At times, no one knows that you are not the kind of person you are pretending to be. Many successful introverts have learned to adapt to these extroversion moments. Those who do best in this have an innate ability to self-monitor or are ‘highly empowered to change their behaviors to the social demands of a situation.’

Cain emphasizes that while there are times when you pretend to achieve a goal, doing so all the time can be very unproductive for an introvert. To identify your passions, you may wonder what you loved to do as a child, what kind of work you usually prefer, and what you envy. Although jealousy may seem like an unusual issue to find your passions, you often envy those who have what you desire. So looking for the things you crave can help you figure out what you want.

A restorative niche is ‘the place you go to be yourself.’ This place will be almost the opposite for introverts and extroverts, but looking for the appropriate restorative niches is an excellent strategy for enjoying life.


Because they are different, introverts and extroverts are usually attracted to each other. The resulting relationships can be very challenging as each of them looks for various things. While introverts want a quiet night at home with a book and a silent spouse, extroverts want to throw a party. It is important to learn to understand each other, how each person communicates and responds to different communication styles and engages.

Introverts may need to work on their communication, and extroverts may need to slow down a bit. Introverts can learn to argue a bit too, letting their partners know when things are not right.

When you commit, you will need both to “give in” a little and look for solutions that will give both personalities a chance to take advantage of situations.


Cain recommends a gentle and balanced approach to raising introverted children. It is clear that introversion is a personality trait and has its advantages and disadvantages. Shy children need to be respected and valued for what they are — often quiet and introspective. In the same way, they need to be encouraged to take some social risks.

Letting them be introduced gradually to new situations and respecting their limits will help them have more confidence without being forced to be who they are not. Teach by using examples of appropriate social skills, giving them opportunities to make new friends in small groups.

Make sure these social gatherings are enjoyable, select non-aggressive children and groups that are friendlier. Never force friendships between children. Practice before responding to social situations such as birthday parties or celebrations. Introverted children will appreciate gentle introductions to new environments. Before you start school, take them on a school tour and meet some of the adults who will be in touch with them on a daily basis. Bring them to the bathroom, library, and the school office. Help them design body languages ​​that portray confidence, even if they do not feel that way. Smile, have good posture and make eye contact. For children who are struggling with this, take them to a pediatrician for future support and further education.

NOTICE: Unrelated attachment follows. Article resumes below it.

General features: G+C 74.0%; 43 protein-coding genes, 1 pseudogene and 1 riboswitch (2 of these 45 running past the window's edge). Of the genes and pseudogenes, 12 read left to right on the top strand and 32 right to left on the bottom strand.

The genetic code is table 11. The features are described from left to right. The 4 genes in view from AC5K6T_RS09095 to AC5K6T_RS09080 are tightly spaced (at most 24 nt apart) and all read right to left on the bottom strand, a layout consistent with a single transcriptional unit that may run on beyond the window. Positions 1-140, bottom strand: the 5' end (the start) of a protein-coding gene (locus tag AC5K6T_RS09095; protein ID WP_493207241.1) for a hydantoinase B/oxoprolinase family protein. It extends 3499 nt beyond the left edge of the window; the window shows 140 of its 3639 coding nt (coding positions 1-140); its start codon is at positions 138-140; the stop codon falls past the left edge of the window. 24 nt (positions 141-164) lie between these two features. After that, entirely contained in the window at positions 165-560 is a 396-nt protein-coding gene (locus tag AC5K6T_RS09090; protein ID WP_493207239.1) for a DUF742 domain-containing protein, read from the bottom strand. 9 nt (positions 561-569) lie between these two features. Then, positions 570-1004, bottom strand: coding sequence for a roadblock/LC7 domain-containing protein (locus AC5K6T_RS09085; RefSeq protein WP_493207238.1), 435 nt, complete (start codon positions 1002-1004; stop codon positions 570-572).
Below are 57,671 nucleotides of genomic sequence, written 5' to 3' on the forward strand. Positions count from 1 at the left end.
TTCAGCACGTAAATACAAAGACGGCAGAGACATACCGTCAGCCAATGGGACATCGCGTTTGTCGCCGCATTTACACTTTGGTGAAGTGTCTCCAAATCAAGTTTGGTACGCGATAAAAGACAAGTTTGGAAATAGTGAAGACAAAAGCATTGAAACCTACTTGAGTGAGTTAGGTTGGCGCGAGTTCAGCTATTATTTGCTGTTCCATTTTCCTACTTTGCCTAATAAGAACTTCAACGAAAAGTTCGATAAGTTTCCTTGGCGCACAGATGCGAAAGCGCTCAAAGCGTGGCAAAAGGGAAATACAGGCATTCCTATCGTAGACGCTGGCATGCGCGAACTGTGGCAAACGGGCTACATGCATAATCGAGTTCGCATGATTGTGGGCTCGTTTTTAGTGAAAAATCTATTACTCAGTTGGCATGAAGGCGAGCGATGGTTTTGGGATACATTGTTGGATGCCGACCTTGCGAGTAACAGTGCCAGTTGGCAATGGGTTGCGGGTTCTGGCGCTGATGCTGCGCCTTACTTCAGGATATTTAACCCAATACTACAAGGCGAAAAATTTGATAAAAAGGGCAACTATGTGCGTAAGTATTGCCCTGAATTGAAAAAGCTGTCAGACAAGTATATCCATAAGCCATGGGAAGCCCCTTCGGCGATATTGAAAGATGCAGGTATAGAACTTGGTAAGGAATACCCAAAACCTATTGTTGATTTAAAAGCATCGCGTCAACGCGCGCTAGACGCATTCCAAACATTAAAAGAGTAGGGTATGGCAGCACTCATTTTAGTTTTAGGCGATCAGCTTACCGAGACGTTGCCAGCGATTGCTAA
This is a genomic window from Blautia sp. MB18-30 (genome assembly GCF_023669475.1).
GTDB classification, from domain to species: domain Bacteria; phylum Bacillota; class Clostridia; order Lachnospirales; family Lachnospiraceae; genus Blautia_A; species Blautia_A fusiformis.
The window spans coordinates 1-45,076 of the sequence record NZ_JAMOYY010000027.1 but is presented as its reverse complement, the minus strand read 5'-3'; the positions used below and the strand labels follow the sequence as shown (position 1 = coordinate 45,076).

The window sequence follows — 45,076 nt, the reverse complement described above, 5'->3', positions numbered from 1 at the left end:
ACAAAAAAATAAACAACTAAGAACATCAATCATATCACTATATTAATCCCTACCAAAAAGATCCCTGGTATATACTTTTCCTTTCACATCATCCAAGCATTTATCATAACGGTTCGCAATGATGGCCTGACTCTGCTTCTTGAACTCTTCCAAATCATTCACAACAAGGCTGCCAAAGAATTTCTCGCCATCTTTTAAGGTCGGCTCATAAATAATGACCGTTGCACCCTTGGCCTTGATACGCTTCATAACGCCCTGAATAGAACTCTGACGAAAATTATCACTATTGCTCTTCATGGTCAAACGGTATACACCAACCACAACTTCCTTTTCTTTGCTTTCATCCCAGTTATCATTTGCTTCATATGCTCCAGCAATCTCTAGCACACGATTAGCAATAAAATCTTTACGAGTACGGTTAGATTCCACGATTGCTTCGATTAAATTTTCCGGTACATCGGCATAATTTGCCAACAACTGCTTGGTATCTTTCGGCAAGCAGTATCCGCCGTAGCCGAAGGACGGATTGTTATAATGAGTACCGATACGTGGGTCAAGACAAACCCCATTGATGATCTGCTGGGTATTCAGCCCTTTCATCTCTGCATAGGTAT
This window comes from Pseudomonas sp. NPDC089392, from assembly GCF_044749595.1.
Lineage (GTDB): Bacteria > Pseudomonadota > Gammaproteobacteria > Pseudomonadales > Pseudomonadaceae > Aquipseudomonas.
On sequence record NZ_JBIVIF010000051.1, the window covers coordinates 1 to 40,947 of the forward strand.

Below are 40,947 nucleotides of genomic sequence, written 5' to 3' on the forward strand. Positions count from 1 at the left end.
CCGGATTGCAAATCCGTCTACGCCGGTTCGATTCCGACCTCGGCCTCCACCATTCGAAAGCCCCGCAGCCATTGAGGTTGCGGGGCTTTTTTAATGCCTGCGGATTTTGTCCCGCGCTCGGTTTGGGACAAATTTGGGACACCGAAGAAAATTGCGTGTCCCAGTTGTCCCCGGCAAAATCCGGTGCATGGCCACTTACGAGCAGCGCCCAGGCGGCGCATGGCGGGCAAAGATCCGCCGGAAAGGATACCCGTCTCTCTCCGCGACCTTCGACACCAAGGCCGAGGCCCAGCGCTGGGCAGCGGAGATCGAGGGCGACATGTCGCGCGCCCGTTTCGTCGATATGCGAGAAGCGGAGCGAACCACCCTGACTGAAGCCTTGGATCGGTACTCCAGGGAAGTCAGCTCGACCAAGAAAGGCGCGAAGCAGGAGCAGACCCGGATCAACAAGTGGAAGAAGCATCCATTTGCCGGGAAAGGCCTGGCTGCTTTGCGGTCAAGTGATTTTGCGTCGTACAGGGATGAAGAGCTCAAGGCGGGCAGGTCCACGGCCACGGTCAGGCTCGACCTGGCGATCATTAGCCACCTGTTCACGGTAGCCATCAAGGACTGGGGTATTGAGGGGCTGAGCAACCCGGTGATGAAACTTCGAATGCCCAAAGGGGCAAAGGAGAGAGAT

School can be a challenging environment for introverts. As adults, they will have control over where they spend their time, but will not have many choices in school. If possible, look for a smaller school that teamwork with individual projects. Children learn best when they are in an environment where they feel safe.

Introversion is not a problem that needs to be fixed. It is a personality trait that requires adaptations and training. Parents need to understand that there is no problem in having a quiet child who prefers individual interactions to group activities.

If your child has a specific interest or talent, encourage him or her, even if it is not something that is very much accepted or valued. Their confidence will grow as you explore their interests and passions. Let them know that it’s okay to spend their time thinking before speaking. Teach them the importance of this peculiarity and discuss how they can share their vision and innovative ideas with others.

The most important thing is not to worry if your child is not ‘famous.’ Introvert children develop one or two reliable friends and not a huge amount of casual friends.


Quiet people are introverts by nature. They take time to understand life and are often slow to speak and do not get along in noisy, crowded environments. The way they lead life brings balance and diversity to the extroverted world, and their contributions are precious.

Be proud if you are an introvert — you are part of a group of excellent people who have made history! Seek the best of your introverted nature by following your instincts as you listen, think, and question. Use the opportunities of restorative niches so that you can balance between extroverted challenges and your introverted preferences.

Remember that the relationships between extroverts and introverts are challenging and require work and commitment.

It is also worth noting the author recommends a balanced approach to raising introverted children: while they should be valued for their more introspective personality, they must also be introduced to new social situations.

12min tip: If you liked this microbook, how about watching Steve Wozniak’s TEDx, one of the today’s most famous introverts? Besides that, we also recommend that you check out the TED Talks microbook! =D



Big ideas. Short form. All you need is 12min…